Vitruvius Pollio, Book 1 in Ten Books on Architecture
In chapter one of Vitruvius’ book on architecture, he emphasizes on the importance and qualifications required of an architect. The extensive knowledge in several different fields of study is necessary when designing a building. An architect must understand the reason why certain ideologies are implemented. According to Vitruvius, the fundamental principles of architecture depend on order, arrangement, eurhythmy, symmetry, propriety and economy. Furthermore, these can be summarized as firmness, commodity and delight. Firmness denotes something that is well made and has a structure. Commodity means a design should have a function, a usage. A building’s function can be categorized into its primary space and its secondary space. The primary space will be the main function of the building. The secondary space is what makes the building usable. Delight signifies that a design must have beauty. This involves order, arrangement, eurhythmy and symmetry. For example, in a design, each component is considered separately as well as proportionally to the whole. It requires an arrangement and an adjustment dependent on its character. The foremost concern of architects, says Vitruvius, is the art of building, and he divided building into two parts. The first, and foremost, is the construction of towns and cities, and of public buildings. There are in turn three classes of public buildings. Buildings for military defense, such as walls, tower, and gates. Religious buildings such as shrines and temples, and utilitarian buildings such as meeting halls, harbors, markets, colonnades, baths, theaters, and promenades. The second of these is building for private individuals, for example, private houses and public housing. All building, governed by that sense of propriety that takes into account its purpose, "must be built with due reference to durability, convenience, and beauty."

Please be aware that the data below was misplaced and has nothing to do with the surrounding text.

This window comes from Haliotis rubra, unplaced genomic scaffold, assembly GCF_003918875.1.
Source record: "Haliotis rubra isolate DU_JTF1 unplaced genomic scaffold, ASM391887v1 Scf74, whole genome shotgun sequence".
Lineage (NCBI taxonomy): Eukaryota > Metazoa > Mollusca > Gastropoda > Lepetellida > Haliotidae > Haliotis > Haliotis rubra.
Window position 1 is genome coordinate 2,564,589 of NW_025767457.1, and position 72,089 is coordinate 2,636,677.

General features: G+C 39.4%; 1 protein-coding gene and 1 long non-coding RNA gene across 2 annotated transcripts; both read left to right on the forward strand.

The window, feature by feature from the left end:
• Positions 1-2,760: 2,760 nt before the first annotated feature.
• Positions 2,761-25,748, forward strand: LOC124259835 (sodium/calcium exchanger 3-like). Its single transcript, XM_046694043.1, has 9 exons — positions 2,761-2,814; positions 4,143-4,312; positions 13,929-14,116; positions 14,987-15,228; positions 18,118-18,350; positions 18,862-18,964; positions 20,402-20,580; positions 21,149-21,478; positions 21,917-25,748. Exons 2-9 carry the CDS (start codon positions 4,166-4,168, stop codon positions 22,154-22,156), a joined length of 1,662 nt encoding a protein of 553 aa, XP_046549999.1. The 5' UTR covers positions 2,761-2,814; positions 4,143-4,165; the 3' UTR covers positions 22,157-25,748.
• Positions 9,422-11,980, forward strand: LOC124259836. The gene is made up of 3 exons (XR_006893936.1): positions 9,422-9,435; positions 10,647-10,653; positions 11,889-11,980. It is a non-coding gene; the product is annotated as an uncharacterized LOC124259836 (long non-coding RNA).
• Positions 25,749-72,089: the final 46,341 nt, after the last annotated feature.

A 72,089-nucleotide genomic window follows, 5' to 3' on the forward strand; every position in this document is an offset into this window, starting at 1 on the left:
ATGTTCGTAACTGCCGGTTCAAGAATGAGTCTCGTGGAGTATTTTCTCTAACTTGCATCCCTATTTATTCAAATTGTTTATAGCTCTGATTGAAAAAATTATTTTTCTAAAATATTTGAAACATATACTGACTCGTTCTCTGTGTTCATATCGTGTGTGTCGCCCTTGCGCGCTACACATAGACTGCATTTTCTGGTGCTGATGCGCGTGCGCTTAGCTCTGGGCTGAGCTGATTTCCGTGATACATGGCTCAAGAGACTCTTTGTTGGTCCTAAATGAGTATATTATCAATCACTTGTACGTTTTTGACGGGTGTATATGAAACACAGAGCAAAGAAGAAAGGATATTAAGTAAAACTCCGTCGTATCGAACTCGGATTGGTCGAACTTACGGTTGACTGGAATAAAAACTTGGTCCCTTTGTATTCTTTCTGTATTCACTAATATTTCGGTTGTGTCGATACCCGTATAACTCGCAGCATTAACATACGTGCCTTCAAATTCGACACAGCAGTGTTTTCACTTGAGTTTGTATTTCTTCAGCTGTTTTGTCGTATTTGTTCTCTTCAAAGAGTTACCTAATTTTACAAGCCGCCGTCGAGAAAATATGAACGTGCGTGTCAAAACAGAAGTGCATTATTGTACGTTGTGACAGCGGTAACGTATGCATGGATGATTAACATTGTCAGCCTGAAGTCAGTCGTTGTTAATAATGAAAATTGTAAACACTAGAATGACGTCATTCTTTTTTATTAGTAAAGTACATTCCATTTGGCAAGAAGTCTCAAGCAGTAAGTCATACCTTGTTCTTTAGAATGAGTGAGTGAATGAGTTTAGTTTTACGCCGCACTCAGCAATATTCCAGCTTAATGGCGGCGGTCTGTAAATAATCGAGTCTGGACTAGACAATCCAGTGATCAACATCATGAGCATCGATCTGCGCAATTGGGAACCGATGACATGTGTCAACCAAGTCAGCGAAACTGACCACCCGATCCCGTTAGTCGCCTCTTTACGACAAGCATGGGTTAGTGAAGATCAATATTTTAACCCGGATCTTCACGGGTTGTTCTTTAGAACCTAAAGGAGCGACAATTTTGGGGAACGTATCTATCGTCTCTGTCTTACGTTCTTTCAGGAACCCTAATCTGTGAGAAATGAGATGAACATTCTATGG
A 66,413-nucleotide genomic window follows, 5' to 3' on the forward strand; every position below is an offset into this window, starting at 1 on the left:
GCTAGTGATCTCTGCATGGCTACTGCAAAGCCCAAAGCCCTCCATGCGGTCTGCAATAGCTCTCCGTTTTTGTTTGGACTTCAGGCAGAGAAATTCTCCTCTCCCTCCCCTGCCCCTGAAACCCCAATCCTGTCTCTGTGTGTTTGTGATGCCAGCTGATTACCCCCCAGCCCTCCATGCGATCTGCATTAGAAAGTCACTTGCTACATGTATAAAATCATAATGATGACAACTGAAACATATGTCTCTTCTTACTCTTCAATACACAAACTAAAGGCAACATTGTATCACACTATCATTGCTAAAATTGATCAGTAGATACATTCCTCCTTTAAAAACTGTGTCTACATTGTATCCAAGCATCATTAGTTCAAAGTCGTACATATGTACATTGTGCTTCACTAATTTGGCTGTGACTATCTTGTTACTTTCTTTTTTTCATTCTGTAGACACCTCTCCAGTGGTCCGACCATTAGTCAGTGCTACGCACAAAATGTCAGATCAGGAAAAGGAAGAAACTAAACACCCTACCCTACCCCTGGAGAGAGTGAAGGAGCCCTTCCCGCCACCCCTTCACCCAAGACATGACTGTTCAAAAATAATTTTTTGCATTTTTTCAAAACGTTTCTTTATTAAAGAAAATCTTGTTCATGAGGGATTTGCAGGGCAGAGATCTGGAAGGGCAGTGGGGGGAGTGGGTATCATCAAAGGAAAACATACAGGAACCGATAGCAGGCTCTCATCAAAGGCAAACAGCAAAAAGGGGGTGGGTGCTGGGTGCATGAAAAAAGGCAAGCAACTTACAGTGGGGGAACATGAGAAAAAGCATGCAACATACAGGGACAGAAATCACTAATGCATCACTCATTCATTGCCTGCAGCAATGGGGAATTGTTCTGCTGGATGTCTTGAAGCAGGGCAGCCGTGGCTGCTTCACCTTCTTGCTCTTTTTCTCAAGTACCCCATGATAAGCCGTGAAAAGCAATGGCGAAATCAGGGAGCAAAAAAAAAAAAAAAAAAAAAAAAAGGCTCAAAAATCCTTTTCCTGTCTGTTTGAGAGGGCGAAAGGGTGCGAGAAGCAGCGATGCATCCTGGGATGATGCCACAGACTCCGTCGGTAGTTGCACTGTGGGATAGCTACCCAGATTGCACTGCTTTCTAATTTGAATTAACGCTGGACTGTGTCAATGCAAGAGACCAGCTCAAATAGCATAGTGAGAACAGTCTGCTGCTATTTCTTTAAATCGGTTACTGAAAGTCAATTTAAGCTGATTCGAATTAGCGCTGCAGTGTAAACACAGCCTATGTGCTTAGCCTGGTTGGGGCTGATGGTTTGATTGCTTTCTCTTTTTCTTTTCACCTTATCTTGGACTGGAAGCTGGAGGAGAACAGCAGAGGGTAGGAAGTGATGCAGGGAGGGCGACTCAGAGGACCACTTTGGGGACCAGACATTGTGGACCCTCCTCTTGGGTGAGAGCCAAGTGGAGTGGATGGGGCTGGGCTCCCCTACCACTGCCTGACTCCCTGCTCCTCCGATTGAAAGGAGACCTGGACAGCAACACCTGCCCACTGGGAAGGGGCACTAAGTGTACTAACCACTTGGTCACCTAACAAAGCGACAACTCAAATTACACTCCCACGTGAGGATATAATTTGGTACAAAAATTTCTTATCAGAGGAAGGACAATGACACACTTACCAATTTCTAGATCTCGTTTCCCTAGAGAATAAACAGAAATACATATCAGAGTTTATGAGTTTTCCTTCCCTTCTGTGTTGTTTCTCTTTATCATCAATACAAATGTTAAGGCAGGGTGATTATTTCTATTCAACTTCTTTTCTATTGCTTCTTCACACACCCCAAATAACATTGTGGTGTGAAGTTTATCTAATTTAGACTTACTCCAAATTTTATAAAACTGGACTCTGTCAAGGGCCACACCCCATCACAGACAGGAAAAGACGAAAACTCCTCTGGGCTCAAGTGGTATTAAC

Vitruvius begins to analyze the...
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